Wichita’s Delano district will be featured on The Travel Channel Friday and we decided to take a closer look at the historic neighborhood that had a reputation for hosting some of Wichtia’s wilder establishments.
Delano was an independent township when it first developed in 1872. Cowboys from the Chisholm Trail drove cattle to the railroads in Wichita and business sprung up to cater to the young cowboys.
“This was out on the plains, you didn’t have as much laws and order,” says Jay Price, the Director of the Public History Program at Wichita State University. “Your standard cowboy is going to be in his teens and twenties. Picture someone of the frat boy age. They have been working hard. Give them a little bit of money, give them lots of alcohol, stuff’s gonna happen.”
Delano was the scene of prostitution, gambling and saloons. While Delano didn’t belong to Wichita, the city was happy to issue fines on the activities.
“You’re not supposed to have it but we’ll tax it, we’ll turn a blind eye to it because it brings money in,” says Price.
But the golden days in Delano came to an abrupt end four years later, in 1876, when a quarantine line was issued because of a disease that was affecting cattle. The line was moved back to Dodge City and driving cattle east of Dodge wasn’t allowed unless they were moved by train.
As the cowboys dwindled, Delano settled back to its agricultural roots and became part of Wichita in 1880 according to Scott Knebel, the Downtown Revitalization Manager for the city of Wichita. He says some people began to refer to the area as West Wichita. Additionally, a statewide law prohibiting alcohol in 1881 wiped out saloons.
New buildings began to spring up in the area and Delano became the home of Garfield University, what is now known as Friends University.
“Garfield is sort of the anchor of that neighborhood of the 1880’s and that speculative development boom,” says Price.
Another developing force was the settlement of the Lebanese community in Delano. Price says N.F. Farha came to area in the late 1890’s. By the 1930’s many Lebanese became merchants, opening grocery stores in the area.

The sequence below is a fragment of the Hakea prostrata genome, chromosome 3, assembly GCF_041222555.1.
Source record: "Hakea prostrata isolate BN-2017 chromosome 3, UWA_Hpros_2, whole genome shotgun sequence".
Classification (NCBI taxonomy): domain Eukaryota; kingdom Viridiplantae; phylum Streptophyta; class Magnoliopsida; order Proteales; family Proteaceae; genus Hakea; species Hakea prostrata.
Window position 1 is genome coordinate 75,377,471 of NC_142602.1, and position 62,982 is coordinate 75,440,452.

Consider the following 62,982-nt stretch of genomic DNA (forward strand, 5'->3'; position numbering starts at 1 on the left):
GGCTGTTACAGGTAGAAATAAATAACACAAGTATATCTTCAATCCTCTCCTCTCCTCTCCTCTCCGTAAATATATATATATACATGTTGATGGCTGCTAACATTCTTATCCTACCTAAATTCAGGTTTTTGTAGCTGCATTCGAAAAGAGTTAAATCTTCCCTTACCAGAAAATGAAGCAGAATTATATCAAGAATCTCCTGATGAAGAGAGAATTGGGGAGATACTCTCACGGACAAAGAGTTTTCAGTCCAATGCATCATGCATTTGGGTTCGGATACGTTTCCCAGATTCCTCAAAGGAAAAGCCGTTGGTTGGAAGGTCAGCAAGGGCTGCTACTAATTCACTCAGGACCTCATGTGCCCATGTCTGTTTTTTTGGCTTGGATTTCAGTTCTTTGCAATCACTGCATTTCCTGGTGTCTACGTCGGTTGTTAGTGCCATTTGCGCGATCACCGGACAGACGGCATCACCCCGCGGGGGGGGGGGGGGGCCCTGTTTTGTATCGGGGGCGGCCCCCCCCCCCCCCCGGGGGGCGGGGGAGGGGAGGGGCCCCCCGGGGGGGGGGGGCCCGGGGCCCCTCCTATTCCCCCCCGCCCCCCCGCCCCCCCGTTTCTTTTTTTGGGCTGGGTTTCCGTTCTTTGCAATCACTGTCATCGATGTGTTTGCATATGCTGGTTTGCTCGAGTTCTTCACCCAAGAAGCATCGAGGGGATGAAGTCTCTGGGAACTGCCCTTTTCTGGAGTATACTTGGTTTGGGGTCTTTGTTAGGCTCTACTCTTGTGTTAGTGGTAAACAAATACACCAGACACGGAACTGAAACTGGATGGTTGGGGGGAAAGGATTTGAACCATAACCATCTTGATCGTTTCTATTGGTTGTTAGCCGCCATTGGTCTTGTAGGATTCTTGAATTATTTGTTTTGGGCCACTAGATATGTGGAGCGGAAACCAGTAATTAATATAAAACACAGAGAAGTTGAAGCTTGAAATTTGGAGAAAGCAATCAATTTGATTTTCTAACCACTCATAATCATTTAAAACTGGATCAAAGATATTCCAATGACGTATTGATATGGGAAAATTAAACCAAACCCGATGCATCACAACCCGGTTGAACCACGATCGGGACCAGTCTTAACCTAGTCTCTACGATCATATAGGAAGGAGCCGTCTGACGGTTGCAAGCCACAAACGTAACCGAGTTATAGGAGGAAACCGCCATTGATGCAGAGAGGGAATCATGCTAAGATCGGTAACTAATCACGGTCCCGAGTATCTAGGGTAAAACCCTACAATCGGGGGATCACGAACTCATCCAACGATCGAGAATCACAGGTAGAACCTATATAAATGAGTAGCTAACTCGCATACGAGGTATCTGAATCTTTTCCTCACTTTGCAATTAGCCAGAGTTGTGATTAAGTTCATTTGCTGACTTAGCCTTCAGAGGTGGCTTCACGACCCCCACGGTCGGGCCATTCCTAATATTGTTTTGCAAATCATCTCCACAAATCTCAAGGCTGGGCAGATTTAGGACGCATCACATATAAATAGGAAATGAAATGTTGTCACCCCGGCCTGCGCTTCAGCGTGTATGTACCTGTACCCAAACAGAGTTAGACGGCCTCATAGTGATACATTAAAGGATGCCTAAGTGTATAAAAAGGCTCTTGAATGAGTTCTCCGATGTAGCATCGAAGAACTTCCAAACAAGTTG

By the 1950’s businesses began to leave Delano. Many Lebanese moved their businesses further to the west and across the river.
In 1958, the city was rezoned and made much of Delano an industrial and multiple family housing district even though the area had been almost all single family homes for decades, according to Knebel.
“It was problematic because you can see that much of the Delano district was originally single family neighborhood,” said Dave Barber from the Wichita Metropolitan Planning Department. “People were having a hard time selling their property, getting loans and mortgages.”
In the 1990’s, a group of residents and clergy in the Delano district asked the city to consider revitalizing the neighborhood.
The city developed a plan and has completed several of the steps, including improving neighborhood overlay district and design guidelines. The area was also rezoned to reflect the existing and future use of the neighborhoods.
Knebel says there are still a number of plans for the Delano district, including adding University Avenue historic streetscape enhancements and park and recreation (bike trail) enhancements.
He says one of the biggest challenges remaining is developing an urban village for Delano. The goal is create a distinct neighborhood for locals that has a unique culture.
James Gates, a Delano resident since 2000, says Delano is moving in the right direction.
“I’ve always been a little bit more urban-centric,” says Gates. “I’ve always liked the idea of living in the downtown area and this is just right across the river from it. Plus Delano is one of the neighborhoods in town that is on its way up.”
The Travel Channel will will air an episode of "The Dead Files" featuring a home in the Delano district tonight at 9 p.m. on cable channel 68.